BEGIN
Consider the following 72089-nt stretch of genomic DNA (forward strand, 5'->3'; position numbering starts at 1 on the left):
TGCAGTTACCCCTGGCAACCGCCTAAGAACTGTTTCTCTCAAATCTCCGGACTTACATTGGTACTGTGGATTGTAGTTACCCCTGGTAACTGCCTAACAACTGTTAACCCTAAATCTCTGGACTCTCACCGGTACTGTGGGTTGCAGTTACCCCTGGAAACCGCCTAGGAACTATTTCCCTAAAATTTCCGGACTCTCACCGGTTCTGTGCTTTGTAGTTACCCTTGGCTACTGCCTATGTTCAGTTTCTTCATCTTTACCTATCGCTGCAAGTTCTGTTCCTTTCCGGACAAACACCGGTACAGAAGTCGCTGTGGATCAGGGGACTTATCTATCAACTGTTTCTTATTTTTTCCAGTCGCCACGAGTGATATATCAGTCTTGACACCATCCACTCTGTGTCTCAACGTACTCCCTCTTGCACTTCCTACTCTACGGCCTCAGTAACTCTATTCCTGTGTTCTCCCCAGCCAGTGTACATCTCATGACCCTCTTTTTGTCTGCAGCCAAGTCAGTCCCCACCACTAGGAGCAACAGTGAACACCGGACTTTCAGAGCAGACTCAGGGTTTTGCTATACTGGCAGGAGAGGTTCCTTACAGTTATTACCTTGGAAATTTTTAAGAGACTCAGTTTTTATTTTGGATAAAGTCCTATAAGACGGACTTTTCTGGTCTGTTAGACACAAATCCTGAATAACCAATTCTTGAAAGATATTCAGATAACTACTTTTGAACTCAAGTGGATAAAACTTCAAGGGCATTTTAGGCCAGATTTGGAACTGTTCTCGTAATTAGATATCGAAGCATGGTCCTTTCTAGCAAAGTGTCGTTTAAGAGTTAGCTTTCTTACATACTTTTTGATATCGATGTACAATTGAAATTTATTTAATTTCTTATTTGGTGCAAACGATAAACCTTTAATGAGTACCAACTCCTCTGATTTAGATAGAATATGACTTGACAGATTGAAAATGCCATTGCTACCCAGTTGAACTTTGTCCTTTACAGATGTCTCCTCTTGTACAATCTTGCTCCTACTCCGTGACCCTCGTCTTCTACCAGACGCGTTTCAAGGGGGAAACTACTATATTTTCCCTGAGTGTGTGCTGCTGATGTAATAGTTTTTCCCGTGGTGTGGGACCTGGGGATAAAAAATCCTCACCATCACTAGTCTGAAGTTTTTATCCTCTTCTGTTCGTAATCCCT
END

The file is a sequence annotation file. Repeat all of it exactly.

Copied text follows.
Consider the following 72089-nt stretch of genomic DNA (forward strand, 5'->3'; position numbering starts at 1 on the left):
TGCAGTTACCCCTGGCAACCGCCTAAGAACTGTTTCTCTCAAATCTCCGGACTTACATTGGTACTGTGGATTGTAGTTACCCCTGGTAACTGCCTAACAACTGTTAACCCTAAATCTCTGGACTCTCACCGGTACTGTGGGTTGCAGTTACCCCTGGAAACCGCCTAGGAACTATTTCCCTAAAATTTCCGGACTCTCACCGGTTCTGTGCTTTGTAGTTACCCTTGGCTACTGCCTATGTTCAGTTTCTTCATCTTTACCTATCGCTGCAAGTTCTGTTCCTTTCCGGACAAACACCGGTACAGAAGTCGCTGTGGATCAGGGGACTTATCTATCAACTGTTTCTTATTTTTTCCAGTCGCCACGAGTGATATATCAGTCTTGACACCATCCACTCTGTGTCTCAACGTACTCCCTCTTGCACTTCCTACTCTACGGCCTCAGTAACTCTATTCCTGTGTTCTCCCCAGCCAGTGTACATCTCATGACCCTCTTTTTGTCTGCAGCCAAGTCAGTCCCCACCACTAGGAGCAACAGTGAACACCGGACTTTCAGAGCAGACTCAGGGTTTTGCTATACTGGCAGGAGAGGTTCCTTACAGTTATTACCTTGGAAATTTTTAAGAGACTCAGTTTTTATTTTGGATAAAGTCCTATAAGACGGACTTTTCTGGTCTGTTAGACACAAATCCTGAATAACCAATTCTTGAAAGATATTCAGATAACTACTTTTGAACTCAAGTGGATAAAACTTCAAGGGCATTTTAGGCCAGATTTGGAACTGTTCTCGTAATTAGATATCGAAGCATGGTCCTTTCTAGCAAAGTGTCGTTTAAGAGTTAGCTTTCTTACATACTTTTTGATATCGATGTACAATTGAAATTTATTTAATTTCTTATTTGGTGCAAACGATAAACCTTTAATGAGTACCAACTCCTCTGATTTAGATAGAATATGACTTGACAGATTGAAAATGCCATTGCTACCCAGTTGAACTTTGTCCTTTACAGATGTCTCCTCTTGTACAATCTTGCTCCTACTCCGTGACCCTCGTCTTCTACCAGACGCGTTTCAAGGGGGAAACTACTATATTTTCCCTGAGTGTGTGCTGCTGATGTAATAGTTTTTCCCGTGGTGTGGGACCTGGGGATAAAAAATCCTCACCATCACTAGTCTGAAGTTTTTATCCTCTTCTGTTCGTAATCCCT